The toughest vote of all [Amendment 3] was the no-foolin' around vote: no more money except to bring the troops home safely NOW. 22 Democrats voted for it-- and 22 anti-war Democrats voted "present-- and 3 Republicans joined the YES votes: John Duncan (TN), Tim Johnson (IL) and Ron Paul (TX). The next strongest bill, Barbara Lee's Amendment 4 gave Obama until September 30 to end the war and 7 Republicans joined 93 Democrats in favor, the strongest anti-war showing so far. The Republicans were John Campbell (CA), Jason Chaffetz (UT), John Duncan (TN), Tim Johnson (IL), Walter Jones (NC), Ron Paul (TX), and Dana Rohrabacher (CA). And the final vote, Jim McGovern's Amendment 5 would have required the president to present Congress with 1) a new National Intelligence Estimate on Afghanistan by January 31, 2011 and 2) a plan by April 4, 2011 on the safe, orderly and expeditious redeployment of U.S. troops from Afghanistan, including a timeframe for the completion of the redeployment. This one had very significant support-- 153 Democrats and 9 Republicans. Campbell dropped out and Ginny Brown-Waite (FL), Vern Ehler (MI) (both of whom are retiring) and Howard Coble (NC) joined the other 6 who voted for Lee's amendment.

None of the 10 could be considered a "moderate," with the possible exception of Ehlers, a mainstream conservative who hasn't moved to the extreme right the way his party has, making him a relative moderate I suppose. His career-long ProgressivePunch score when it came to crossing the aisle on substantive, close votes is 12.72, less "progressive" only than the quirky Ron Paul, 2 ex-Dixiecrats who switched to the GOP (Rodney Alexander and Ralph Hall) and two Republicans representing overwhelmingly Democratic districts (Ahn Cao and Mike Castle). Let's take the issue of Choice. All 10 have anti-Choice voting records. Their scores:
Ron Paul- 19.35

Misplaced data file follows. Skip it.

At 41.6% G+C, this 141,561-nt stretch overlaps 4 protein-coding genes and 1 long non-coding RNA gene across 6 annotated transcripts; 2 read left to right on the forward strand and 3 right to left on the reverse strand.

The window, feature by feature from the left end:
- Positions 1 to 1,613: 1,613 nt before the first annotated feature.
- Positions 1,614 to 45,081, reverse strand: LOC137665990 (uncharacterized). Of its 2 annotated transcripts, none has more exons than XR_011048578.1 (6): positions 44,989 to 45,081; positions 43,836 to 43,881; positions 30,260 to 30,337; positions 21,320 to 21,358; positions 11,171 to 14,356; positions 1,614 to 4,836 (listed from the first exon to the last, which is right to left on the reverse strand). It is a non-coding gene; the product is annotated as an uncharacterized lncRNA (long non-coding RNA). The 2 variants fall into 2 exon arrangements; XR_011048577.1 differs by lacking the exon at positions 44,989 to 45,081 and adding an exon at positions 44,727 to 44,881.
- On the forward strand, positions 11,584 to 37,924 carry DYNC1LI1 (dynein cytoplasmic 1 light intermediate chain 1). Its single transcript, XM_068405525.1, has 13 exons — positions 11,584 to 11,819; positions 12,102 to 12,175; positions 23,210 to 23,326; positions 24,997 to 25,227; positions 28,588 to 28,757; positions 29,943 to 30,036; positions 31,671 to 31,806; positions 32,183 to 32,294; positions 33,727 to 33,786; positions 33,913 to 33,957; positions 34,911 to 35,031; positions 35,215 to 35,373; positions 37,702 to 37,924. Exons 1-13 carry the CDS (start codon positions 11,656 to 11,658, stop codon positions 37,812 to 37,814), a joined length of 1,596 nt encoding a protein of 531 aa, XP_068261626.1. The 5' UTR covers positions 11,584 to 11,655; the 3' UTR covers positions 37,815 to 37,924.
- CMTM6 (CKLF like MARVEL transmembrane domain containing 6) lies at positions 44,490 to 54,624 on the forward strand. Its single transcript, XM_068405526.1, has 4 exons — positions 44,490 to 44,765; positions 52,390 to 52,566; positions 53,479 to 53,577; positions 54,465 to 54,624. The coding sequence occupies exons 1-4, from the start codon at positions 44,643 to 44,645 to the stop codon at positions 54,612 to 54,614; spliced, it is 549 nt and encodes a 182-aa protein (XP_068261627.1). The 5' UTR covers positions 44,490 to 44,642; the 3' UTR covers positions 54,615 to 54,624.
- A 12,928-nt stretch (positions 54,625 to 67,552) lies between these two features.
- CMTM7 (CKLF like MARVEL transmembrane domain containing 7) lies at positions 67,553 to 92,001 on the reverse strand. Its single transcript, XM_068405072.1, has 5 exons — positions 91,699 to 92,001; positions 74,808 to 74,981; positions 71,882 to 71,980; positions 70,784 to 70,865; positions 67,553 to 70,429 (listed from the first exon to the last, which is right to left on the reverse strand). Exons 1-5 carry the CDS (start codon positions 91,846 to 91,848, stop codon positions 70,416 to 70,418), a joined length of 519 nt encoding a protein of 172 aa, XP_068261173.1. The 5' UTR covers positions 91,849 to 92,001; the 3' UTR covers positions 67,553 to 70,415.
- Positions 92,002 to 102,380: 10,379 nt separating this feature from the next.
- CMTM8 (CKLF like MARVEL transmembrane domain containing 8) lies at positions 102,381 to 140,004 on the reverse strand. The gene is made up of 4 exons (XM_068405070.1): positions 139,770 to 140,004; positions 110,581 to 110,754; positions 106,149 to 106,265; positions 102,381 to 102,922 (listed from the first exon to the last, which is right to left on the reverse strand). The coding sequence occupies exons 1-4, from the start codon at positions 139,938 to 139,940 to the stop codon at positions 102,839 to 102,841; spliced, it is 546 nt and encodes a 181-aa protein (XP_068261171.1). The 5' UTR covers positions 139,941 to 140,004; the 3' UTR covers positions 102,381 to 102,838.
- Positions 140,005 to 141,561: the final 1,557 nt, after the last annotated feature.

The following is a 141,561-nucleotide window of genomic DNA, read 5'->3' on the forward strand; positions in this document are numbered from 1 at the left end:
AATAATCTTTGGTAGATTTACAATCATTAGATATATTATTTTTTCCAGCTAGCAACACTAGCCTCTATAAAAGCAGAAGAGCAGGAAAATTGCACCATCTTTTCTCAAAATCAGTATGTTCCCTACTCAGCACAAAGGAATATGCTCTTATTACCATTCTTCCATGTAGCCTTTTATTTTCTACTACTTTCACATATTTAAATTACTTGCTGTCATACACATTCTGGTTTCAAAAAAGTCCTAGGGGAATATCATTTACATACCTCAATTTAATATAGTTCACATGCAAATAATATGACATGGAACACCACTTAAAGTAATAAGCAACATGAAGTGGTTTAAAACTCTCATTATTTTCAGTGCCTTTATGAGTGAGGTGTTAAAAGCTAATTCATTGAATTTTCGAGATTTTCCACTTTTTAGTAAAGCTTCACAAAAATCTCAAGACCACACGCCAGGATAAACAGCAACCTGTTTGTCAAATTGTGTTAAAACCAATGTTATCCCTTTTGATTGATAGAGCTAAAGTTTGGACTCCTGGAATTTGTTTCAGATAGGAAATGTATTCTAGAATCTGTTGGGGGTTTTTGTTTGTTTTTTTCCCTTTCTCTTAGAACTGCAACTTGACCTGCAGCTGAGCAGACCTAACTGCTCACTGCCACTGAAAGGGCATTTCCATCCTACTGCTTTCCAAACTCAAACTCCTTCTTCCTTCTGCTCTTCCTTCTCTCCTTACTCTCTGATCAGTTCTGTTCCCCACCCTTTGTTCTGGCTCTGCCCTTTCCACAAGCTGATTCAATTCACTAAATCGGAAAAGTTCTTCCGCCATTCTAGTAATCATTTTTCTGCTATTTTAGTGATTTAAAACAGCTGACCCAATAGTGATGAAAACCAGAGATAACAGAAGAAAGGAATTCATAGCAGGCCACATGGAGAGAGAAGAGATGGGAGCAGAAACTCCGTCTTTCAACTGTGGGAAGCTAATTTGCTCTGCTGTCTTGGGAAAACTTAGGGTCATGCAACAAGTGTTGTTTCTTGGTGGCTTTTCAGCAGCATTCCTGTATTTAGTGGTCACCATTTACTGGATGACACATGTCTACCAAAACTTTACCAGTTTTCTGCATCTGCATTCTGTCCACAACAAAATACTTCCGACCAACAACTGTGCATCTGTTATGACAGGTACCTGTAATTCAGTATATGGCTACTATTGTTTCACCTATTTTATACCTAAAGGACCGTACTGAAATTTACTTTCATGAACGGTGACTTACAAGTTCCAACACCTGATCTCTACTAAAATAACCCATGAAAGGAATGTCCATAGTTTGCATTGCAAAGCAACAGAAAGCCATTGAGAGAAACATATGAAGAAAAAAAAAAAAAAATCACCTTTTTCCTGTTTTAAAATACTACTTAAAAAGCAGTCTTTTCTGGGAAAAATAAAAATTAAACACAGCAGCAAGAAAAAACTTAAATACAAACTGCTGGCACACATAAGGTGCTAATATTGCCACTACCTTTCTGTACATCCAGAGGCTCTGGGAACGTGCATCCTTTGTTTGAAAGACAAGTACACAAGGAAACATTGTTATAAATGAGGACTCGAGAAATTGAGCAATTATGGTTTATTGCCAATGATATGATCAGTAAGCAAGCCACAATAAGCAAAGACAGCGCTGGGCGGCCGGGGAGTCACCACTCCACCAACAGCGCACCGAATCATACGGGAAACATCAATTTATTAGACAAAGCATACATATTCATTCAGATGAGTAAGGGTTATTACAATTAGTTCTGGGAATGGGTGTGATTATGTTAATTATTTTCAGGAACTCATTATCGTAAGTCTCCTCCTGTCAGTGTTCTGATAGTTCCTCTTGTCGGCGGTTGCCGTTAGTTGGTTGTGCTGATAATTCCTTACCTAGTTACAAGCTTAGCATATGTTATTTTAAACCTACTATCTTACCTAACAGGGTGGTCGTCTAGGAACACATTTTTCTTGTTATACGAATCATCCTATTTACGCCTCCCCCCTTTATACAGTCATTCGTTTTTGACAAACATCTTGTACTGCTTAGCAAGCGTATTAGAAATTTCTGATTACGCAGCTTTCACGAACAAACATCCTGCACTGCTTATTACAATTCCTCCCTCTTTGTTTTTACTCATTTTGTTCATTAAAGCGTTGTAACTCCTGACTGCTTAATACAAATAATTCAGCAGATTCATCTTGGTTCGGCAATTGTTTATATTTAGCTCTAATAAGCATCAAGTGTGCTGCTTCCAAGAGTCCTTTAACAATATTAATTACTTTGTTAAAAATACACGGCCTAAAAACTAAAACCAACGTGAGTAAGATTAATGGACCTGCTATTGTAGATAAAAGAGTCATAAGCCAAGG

Vern Ehlers- 6.06
Tim Johnson- 6.06
Ginny Brown-Waite- 4.76
Walter Jones- 3.03
John Campbell- 0
Jason Chaffetz- 0
Howard Coble- 0
John Duncan- 0
Dana Rohrabacher- 0

Similarly, when Congress has voted on equality for LGBT people, none of these Republicans have moderate records. They all have homophobic records. 31 Republicans voted for Patrick Murphy's amendment to tentatively abolish Don't Ask, Don't Tell but of this group only Walter Jones showed up. The rest voted against it. Here are the overall, career-long scores of supporting equality for gays:
Ron Paul- 16.67
Vern Ehlers- 7.14
Ginny Brown-Waite- 6.67
Tim Johnson- 6.67
John Campbell- 0
Jason Chaffetz, a leader of GOP anti-gay extremists- 0
Howard Coble- 0
John Duncan- 0
Walter Jones- 0
Dana Rohrabacher- 0 (closet case)

And so it goes, across the board. Last week when the House voted to extend emergency unemployment insurance to laid off workers, only Ehlers, Jones and Johnson were among the 29 Republicans who crossed the aisle to vote with the Democrats, although even those 3 voted with the GOP to kill the bill earlier the same day. And on June 30, when the House passed the Wall Street Reform and Consumer Protection Act, only Walter Jones joined the Democrats in voting YES. The week before that, when the House passed the DISCLOSE Act to make even modest reforms on election finance, none of these Republicans crosssed over to vote with the Democrats. And of course, not a single one of them voted for healthcare reform.

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At 10:46 AM, Anonymous me said...

Palin replacing Steele - OMG. The idea is so astounding for so many reasons, good and bad, that I'm almost speechless.